PEORIA, Ariz. — Mariners center fielder Leonys Martin looks at Tampa Bay’s upcoming trip to Cuba for an exhibition game and can’t help but feel envious and a bit homesick.
"That’s one of my dreams," said Martin, who defected from his homeland nearly six years ago. "Being away, it’s hard. I went to Cuba this winter (for a few days), but it’s hard to be away. I hope this game will help make that easier."
The Rays are playing the Cuban national team on March 22 at Estadio Latinoamericano in Havana. President Barack Obama is expected to attend in what stands as yet another step in the thawing relations between two countries.
"It’s going to be great," Martin predicted. "Cuban people know a lot about MLB. It’s going to be a good experience for both teams. I can tell you this, the fans in Cuba are really going to enjoy it. They’ll be great to the Rays’ players."
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The game marks the first visit to Cuba by a major-league team since the Baltimore Orioles beat the Cuban national team on March 28, 1999.
It follows a good-will visit last December by a group of eight big-league players that included Mariners outfielder Nelson Cruz, a Dominican native, and four former Cuban defectors: Jose Abreu, Yasiel Puig, Alexei Ramirez and Brayan Pena.
"Everywhere we went," Cruz said, "people recognized us, even though we hadn’t been in Cuba. Whenever we went to restaurants or different locations, everybody was very nice."
Cruz said the Rays are in for a memorable time.
"It’s going to be crazy good for those guys," he said. "The fans there are looking forward to this because it hasn’t happen in a while. The whole country has high expectations because it’s a baseball game.
"That’s what they do all year round there. They love baseball. It’s a real passion for the game that they have."
Commissioner Rob Manfred pointed to Cuba’s baseball heritage recently in a statement announcing the Rays’ visit.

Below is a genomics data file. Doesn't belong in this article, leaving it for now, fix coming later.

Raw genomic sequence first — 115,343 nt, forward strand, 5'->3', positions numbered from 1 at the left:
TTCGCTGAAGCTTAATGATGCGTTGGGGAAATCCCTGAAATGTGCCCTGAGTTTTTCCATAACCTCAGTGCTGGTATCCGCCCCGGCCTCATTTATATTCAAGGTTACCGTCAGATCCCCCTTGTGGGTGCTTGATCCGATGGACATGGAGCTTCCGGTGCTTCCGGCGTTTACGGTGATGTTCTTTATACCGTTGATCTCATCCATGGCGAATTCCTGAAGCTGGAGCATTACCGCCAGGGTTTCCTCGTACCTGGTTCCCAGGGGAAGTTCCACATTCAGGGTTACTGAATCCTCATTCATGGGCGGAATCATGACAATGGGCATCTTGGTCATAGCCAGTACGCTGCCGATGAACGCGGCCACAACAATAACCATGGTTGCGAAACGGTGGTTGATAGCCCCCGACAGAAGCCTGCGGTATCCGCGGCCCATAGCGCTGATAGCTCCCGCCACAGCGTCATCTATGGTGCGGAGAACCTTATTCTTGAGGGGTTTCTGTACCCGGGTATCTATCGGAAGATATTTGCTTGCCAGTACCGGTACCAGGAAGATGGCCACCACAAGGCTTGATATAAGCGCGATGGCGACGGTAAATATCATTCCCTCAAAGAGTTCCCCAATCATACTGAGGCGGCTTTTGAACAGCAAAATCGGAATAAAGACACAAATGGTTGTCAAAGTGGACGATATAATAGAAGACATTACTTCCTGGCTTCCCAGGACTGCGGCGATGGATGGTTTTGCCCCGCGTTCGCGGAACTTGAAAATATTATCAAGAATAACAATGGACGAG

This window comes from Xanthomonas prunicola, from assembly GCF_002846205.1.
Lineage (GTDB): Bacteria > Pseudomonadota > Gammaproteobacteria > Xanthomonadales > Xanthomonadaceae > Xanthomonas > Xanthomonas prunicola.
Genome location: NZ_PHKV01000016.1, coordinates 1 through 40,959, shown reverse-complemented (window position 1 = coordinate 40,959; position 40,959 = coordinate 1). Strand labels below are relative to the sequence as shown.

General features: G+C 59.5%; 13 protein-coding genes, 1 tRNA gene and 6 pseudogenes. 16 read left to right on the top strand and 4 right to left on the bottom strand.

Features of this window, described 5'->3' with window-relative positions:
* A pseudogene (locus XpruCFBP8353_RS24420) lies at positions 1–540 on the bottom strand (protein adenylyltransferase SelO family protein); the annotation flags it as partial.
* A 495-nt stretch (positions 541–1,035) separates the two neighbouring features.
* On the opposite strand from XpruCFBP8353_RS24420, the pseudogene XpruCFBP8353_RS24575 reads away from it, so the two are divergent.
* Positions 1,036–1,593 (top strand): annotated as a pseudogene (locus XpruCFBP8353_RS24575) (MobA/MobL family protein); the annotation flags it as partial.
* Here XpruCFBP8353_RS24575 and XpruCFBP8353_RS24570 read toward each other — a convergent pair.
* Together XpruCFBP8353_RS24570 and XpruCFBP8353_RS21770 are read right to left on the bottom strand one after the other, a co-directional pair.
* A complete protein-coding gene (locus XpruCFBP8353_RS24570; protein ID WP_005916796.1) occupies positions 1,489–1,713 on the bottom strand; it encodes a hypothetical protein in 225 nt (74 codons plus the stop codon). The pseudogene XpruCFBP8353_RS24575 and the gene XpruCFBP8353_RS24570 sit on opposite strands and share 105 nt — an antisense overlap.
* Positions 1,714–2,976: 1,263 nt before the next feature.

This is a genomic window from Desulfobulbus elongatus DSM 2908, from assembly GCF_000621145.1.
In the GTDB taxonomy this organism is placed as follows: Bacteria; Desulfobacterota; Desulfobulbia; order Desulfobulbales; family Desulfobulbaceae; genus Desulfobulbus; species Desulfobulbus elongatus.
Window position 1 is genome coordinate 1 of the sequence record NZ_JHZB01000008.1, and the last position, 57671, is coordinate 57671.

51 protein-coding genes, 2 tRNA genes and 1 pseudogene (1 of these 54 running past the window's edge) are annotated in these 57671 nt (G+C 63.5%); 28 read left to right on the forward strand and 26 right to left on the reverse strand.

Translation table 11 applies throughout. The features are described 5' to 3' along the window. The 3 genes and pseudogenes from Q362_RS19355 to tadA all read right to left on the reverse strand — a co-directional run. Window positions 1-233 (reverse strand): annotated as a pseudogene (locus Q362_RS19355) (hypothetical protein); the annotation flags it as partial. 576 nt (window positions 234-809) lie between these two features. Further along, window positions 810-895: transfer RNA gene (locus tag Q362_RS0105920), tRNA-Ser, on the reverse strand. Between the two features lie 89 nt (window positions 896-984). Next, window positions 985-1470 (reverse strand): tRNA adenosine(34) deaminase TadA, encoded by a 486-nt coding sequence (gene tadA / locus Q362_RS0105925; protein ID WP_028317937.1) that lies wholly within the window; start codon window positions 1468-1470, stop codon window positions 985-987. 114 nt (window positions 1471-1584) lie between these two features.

"During a time of historic change," he said, "we appreciate the constructive role afforded by our shared passion for the game. We look forward to experiencing Cuba's storied baseball tradition and the passion of its many loyal fans."
Cruz said the tour provided him with a deeper appreciation for what Martin and other Cuban defectors have endured in leaving their homeland to pursue their dreams of playing in the big leagues.
"For those (Cubans on the tour)," he said, "it was the first time they had been back in a while. They had a chance to meet their families and enjoy the country. I can only imagine what it must be like for those guys.
"I was thinking, `If I hadn’t been able to go to the Dominican for five or 10 years, what would it be like?’ It was definitely an emotional moment for them."
Martin said he expects his countrymen to be partisan but respectful.
"Oh, it’s important (to the Cuban people) to beat a major-league team," he said. "I don’t know if they can do it. I don’t really know much about the players on the (current) Cuban team, but it’s going to be a great experience for those guys.
"No matter who wins, it’s going to be great for the Cuban people."
Outfielder Guillermo Heredia, another Cuban defector, made his debut by entering Friday’s game as a defensive replacement.
Heredia, 25, is recovering from a twisted ankle suffered in a recent workout in minor-league camp. He agreed Feb. 22 to a major-league contract with the Mariners after defecting from Cuba in 2015.
***Left-handed reliever Charlie Furbush threw from flat ground and, barring any setbacks, will throw one more session of live batting practice against minor-league players before making his spring debut.
While all signs point to a full recovery, Furbush hasn’t pitched in a game since July 7 because of biceps tendinitis and a small tear in his rotator cuff.
***Utilityman Luis Sardinas is nursing a sore calf from a cramp in Thursday’s victory over the Cubs. He is expected to play Saturday in one of the split-squad games.
Former Mariners infielder Willie Bloomquist made it official Friday that he is retired. He sent out a series of twitter posts to that effect: "Farewell @MLB. Thank you for 14 amazing seasons. It's been an incredible ride."
Bloomquist, 38, hasn’t played since getting released last July by the Mariners. He played 1,055 games while batting .269 in a 14-year career with the Mariners, Royals, Reds and Diamondbacks.
That places the King as a second-choice pick with three other pitchers behind Boston lefty David Price, who is a 4/1 favorite. Tampa Bay’s Chris Archer, Cleveland’s Corey Kluber and Chicago’s Chris Sale are also pegged at 6/1.
Detroit first baseman Miguel Cabrera, a two-time winner, is 12/1.
Bob Dutton: @TNT_Mariners